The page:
Special Education Law Timeline

Timeline created by Eli1998
In History
  • Brown v. Board of Education

    Brown v. Board of Education
    Oliver Brown filed a law suit against the Board of Education in Topeka, Kansas. Brown claimed that all-black schools and all-white schools were not equal, and segregation violated the 14th amendment. The case eventually went to the Supreme Court, which ruled segregated schools were "inherently unequal," and the doctrine of "separate but equal" was found to be unconstitutional. This case laid the foundation for special education laws by declaring all people have the right to a public education.
  • Elementary and Secondary Education Act

    Elementary and Secondary Education Act
    President Lyndon B. Johnson signed the ESEA into law in 1965 to combat the effects of poverty on education. This act created a program to distribute funding for schools with a large percentage of students from low-income families. The ESEA also aided in promoting parental involvement in regard to student education, and it helped bring special education services to more isolated or rural areas. The ESEA received an amendment in 1968, which set the stage for the Education of the Handicapped Act.
  • PARC v. Pennsylvania & Mills v. Board of Education

    PARC v. Pennsylvania & Mills v. Board of Education
    Thomas Gilhool, who represented the PARC, filed a law suit after 14 children with disabilities were denied access to public education. The court ruled Pennsylvania was not allowed to deny anyone up to age 21 access to public school. The Mills law suit resulted from 7 students with disabilities being denied public education. The court ruled no child could be denied public education due to "handicaps or deficiencies," and insufficient funding was not an justifiable excuse.
  • Family Education Rights and Privacy Act

    Family Education Rights and Privacy Act
    FERPA gives parents rights regarding their children's education records, and these rights may be transferred to the students themselves when they turn 18. Parents have the right to "inspect and review the student's education records," or if this is impossible, parents may also request copies of the student's records. If the parents believe a student's education records to be wrong, they may request the school to correct them and have the right to a formal hearing should the school refuse.
  • Education for All Handicapped Children Act (Public Law 94-142)

    Education for All Handicapped Children Act (Public Law 94-142)
    This law helped ensure each child with a disability had a free and appropriate public education that included SPED services to fit their individual needs. The law also protects the rights of students with disabilities and their parents, and it helps states to provide education for these students as well. Additionally, the law helped improve the efforts for how children with disabilities were identified, and it assesses the effectiveness of these efforts. This law was changed to IDEA in 1997.
  • Handicapped Children's Protection Act

    Handicapped Children's Protection Act
    The HCPA was created to add onto the EAHCA after the Smith v. Robinson case revealed some of its flaws. The HCPA made it so parents are notified of any decisions made regarding their child's education, and parents are able to work with school faculty and other experts to ensure every child with a disability gets the help they need to succeed. Families with disabled newborns, infants, and toddlers are also offered an Individualized Family Service Plan and Early Intervention Programs as well.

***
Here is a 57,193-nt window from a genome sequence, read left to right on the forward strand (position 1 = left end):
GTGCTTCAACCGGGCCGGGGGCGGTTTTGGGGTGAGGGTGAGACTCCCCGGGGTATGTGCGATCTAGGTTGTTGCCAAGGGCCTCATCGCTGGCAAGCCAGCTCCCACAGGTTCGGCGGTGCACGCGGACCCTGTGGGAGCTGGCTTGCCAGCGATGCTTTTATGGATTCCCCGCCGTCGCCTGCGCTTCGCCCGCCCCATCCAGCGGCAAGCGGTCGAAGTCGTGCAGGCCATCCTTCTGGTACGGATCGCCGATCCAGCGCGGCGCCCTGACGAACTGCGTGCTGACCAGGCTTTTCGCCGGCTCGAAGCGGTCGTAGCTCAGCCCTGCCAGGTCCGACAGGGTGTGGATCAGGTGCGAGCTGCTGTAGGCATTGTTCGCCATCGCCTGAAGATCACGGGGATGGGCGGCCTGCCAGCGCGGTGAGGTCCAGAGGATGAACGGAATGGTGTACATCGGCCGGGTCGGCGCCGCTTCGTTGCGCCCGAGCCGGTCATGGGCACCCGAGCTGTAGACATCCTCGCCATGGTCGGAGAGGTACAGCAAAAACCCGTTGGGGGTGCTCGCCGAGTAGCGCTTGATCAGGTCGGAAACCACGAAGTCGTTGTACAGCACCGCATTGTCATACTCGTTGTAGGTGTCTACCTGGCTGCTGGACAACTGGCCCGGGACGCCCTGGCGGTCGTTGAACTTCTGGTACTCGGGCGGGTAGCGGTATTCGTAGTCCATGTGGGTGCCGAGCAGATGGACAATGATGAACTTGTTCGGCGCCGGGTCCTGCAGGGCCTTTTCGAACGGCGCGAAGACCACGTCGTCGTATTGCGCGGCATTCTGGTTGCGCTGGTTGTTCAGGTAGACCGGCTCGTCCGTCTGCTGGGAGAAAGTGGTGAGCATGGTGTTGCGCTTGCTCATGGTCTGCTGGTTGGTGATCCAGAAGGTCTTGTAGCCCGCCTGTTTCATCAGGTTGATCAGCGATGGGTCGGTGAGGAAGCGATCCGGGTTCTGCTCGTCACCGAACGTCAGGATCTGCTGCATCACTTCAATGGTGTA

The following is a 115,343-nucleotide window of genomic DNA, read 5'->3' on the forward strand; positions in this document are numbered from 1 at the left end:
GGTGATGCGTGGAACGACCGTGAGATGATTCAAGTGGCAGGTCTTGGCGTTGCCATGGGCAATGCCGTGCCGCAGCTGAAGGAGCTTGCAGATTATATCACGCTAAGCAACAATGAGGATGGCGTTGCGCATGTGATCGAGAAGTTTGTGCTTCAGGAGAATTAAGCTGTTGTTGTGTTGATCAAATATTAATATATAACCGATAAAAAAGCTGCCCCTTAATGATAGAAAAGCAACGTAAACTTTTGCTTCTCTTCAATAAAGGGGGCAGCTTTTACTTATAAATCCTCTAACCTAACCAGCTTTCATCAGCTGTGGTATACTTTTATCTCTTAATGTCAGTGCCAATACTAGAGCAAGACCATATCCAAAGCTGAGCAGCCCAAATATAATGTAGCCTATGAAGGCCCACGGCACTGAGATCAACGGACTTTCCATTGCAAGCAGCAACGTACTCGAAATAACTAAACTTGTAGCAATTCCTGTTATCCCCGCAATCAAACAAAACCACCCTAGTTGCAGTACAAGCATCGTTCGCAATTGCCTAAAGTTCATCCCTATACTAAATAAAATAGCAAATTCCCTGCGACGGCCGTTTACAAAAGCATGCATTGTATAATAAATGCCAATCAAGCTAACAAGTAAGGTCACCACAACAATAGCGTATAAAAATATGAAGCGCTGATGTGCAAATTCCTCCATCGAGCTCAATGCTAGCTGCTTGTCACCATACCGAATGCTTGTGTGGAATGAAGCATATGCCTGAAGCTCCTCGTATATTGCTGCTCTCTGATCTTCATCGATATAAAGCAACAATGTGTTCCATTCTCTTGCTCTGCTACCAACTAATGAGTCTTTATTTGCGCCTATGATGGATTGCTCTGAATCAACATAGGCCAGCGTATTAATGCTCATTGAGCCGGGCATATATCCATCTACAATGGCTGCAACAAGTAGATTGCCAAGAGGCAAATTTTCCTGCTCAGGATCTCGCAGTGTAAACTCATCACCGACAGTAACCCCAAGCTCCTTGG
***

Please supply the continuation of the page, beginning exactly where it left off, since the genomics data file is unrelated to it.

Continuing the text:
• Individuals with Disabilities Education Act

    Individuals with Disabilities Education Act
    IDEA was created from the amendments to the Education of Handicapped Children Act. The focus of IDEA is to provide children with disabilities "free appropriate public education in the least restrictive environment." IDEA ensures each child with an identified disability gets the services that fits their educational needs and is adequately prepared to work and live independently. IDEA also protects the rights of children with disabilities and helps agencies provide for their education as well.
  • Americans with Disabilities Act Title II

    Americans with Disabilities Act Title II
    Title II of the ADA mandates state and local governments provide an equal opportunity for people with disabilities to benefit from all available programs, services, and activities. Governments are also required to follow certain standards in constructing or altering buildings to fit the need of people with disabilities. Likewise, Title II also contains expectation for governments to relocate or provide access to programs for people with disabilities and communicate effectively with them as well.
  • No Child Left Behind Act

    No Child Left Behind Act
    The NCLB was signed into law to serve as an update to the ESEA. The NCLB was created in an effort to help poor and minority students become as successful as their more privileged peers. This law required states to test students in Reading and Math, and then report the results of the whole student population and certain subgroups like those in SPED. Schools were expected to make yearly progress toward set goals, or they would face sanctions like being taken over or shut down by the state.
  • Every Student Succeeds Act

    Every Student Succeeds Act
    The ESSA was signed into law to replace the NCLB. This act safeguarded the educational rights of "disadvantaged and high-need students" and required that each student receive the necessary education to enable them to have a successful future. The ESSA also measures student progress through yearly assessments and shares the results with the students and their families. In addition, the act promises action to ensure a positive change in the "lowest-performing schools."